I’ve been a pretty vocal opponent to the possibility of UC San Diego moving to Division I. Despite my past reservations about D-I (which seems highly likely at this point), it was a total blast to once more cheer on the UCSD Tritons in men’s volleyball tonight against Brigham Young University.
This was a match I had been looking forward to ever since I moved to Provo last May — men’s volleyball is the only Triton team that regularly competes against a team in Utah. When I was in Chico, UCSD and Chico State were in the same conference, so there were always a couple of opportunities every year to cheer for the blue and gold in sports like basketball, baseball, softball and women’s volleyball.
Although I hoped to be loudly cheering for the Tritons on Friday, I knew that there would be a lot more people rooting for the Cougars. Watching some past volleyball matches on BYUtv, I knew that the Smith Fieldhouse can be a loud atmosphere but I wanted UCSD to have a voice there as well. I also bought a new, bright yellow Triton T-shirt for the occasion. All of my previous shirts were shades of blue, which would probably blend in with the Cougar blue that was sure to fill the stands.
When it came to buying the tickets earlier this week, I was a bit at a loss — I didn’t know if there would be any Triton supporters in attendance and where they might sit (and the reserved seats weren’t necessarily cheap). The box office staff at the Marriott Center was friendly, but they didn’t know either. Eventually, I just settled for the $5 general admission ticket and decided to take my chances.
On game day, I donned my new shirt and made my way north to the BYU campus. Parking was super-easy as the expansive fieldhouse lot is available to the public after 4 p.m. or so.
The fieldhouse itself was a quirky older building, with a narrow indoor track ringing the court and seating area. I made my way past the clearly reserved seats to the opposite side of the court. I asked a man handing out programs if this where the general admission seats were. He said yes and commented that I was brave wearing that shirt inside the fieldhouse.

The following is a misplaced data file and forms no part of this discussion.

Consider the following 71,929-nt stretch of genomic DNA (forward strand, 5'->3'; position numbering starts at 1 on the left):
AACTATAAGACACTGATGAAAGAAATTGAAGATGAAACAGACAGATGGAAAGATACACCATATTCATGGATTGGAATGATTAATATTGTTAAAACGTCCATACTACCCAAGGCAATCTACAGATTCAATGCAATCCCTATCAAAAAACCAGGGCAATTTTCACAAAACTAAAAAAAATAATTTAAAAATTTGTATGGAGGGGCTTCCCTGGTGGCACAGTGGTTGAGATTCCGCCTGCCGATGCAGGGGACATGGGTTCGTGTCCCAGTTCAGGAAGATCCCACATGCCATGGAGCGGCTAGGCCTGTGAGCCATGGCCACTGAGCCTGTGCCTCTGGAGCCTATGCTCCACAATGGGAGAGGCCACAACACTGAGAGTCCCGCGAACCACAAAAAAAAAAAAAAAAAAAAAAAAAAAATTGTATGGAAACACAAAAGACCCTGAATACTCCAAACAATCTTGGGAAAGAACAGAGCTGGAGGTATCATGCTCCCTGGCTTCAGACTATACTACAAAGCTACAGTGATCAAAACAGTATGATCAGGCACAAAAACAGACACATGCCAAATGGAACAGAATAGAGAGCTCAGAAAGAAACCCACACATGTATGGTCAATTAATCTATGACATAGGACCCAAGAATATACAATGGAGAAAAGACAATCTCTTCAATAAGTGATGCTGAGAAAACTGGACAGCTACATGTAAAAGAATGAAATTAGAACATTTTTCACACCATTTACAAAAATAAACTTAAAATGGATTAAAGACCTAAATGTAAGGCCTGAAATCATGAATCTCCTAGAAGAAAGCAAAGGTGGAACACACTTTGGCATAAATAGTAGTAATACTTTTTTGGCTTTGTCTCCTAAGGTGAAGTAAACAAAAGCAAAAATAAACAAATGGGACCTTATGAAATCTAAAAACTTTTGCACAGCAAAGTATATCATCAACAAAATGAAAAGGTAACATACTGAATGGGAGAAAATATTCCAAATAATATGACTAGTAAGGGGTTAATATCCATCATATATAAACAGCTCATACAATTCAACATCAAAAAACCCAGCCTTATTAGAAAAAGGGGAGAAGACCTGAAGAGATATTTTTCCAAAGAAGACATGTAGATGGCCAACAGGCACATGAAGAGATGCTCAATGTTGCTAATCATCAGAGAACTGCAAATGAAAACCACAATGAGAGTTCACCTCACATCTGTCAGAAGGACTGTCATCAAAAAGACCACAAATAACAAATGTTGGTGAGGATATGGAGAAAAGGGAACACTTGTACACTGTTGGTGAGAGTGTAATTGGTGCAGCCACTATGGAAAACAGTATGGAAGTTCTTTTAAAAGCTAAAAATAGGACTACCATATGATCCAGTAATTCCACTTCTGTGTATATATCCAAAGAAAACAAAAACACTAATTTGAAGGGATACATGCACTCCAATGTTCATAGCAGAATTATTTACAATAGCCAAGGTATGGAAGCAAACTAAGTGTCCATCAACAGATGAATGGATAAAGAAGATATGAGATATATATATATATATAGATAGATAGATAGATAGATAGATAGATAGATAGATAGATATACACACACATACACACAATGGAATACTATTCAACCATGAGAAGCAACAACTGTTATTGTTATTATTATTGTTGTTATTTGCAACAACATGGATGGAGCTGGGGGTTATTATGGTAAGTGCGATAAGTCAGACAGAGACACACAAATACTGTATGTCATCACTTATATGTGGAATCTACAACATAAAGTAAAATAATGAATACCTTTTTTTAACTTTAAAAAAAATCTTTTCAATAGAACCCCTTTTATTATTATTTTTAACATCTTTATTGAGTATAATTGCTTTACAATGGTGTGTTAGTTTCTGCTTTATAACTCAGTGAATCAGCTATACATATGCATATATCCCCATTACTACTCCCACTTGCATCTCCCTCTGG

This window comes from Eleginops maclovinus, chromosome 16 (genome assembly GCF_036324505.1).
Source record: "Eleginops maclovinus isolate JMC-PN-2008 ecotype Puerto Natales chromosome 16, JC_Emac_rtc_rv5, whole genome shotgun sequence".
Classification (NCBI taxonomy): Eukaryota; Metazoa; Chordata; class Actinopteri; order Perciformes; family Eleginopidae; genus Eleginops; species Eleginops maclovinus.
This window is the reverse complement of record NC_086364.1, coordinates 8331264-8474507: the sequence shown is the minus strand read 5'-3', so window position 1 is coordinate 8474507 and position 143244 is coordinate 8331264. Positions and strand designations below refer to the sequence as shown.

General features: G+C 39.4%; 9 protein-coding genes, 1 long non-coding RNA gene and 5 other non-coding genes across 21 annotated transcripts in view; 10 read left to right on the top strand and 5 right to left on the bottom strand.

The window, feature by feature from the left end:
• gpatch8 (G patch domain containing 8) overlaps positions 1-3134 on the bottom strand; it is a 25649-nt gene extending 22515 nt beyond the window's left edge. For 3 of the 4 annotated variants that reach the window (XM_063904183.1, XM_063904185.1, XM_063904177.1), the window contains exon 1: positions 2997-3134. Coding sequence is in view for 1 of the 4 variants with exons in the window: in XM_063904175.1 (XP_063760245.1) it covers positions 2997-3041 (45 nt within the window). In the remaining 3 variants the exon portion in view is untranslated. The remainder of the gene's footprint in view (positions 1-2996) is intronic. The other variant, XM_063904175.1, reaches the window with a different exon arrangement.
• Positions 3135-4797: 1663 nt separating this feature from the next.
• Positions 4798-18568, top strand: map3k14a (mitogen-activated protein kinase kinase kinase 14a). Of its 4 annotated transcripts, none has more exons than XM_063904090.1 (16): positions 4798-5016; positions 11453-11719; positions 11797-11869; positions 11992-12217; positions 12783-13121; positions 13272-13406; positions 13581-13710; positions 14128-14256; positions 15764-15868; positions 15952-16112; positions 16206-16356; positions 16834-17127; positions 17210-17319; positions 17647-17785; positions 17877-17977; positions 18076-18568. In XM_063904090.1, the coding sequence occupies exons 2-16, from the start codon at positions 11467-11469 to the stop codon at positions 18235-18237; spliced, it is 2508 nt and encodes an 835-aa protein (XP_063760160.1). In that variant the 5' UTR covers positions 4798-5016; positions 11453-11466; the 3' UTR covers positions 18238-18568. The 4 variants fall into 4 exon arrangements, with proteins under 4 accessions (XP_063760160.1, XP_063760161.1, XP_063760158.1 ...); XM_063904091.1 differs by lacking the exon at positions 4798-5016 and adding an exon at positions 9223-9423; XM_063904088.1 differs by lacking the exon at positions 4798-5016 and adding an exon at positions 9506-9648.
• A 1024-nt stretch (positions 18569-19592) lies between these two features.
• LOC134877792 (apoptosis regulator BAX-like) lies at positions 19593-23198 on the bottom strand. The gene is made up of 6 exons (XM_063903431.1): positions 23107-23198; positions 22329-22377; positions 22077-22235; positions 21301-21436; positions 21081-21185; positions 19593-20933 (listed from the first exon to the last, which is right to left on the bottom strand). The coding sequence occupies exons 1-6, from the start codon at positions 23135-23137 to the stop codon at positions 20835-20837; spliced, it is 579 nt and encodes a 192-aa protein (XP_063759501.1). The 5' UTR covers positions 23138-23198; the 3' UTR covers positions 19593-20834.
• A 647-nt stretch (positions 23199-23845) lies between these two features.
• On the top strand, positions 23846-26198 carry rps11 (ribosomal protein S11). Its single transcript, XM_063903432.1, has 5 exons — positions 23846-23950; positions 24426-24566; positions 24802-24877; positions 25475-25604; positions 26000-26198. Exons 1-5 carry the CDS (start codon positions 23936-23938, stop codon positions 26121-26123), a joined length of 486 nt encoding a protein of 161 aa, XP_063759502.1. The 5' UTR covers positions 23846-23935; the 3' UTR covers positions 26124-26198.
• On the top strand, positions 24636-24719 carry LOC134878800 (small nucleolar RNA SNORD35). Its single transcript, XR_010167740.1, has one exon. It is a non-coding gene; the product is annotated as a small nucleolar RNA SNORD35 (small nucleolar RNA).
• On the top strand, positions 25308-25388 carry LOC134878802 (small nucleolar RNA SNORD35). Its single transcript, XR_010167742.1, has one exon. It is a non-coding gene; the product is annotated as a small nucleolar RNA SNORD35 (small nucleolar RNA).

As I made my way into the arena, I saw blue, plastic hard-backed bucket seats. The aisle seats were all marked “reserved,” and I assumed that only _those_ seats were reserved. That was an erroneous assumption, but I wouldn’t find out about that until later.
I found a great seat about five or six rows up near center court (but not on the center line because it had the “reserved” sign on it). I picked the side that I knew the Tritons would be on and settled in. I noted that the playing area on the court was smaller than it looks on TV. I’ve attended dozens of volleyball games, so I’m used to the court dimensions but the difference in perspective was fascinating.
It was about 30 minutes before the start of the match, so I took a self-portrait to post online. I also dashed to the concessions stand for a couple of waters because I knew it was unlikely that I would be able to leave my seat once the match began (a prediction that generally proved correct). The crowd slowly trickled in. I looked about several times to see if there were any other Triton fans in attendance, but I wasn’t having much luck.
All too quickly, the countdown clock wound down and it was time for the match to begin. After singing “The Star-Spangled Banner” along with the crowd over a very loud recorded instrumental version of the song, it was game time.
To be continued…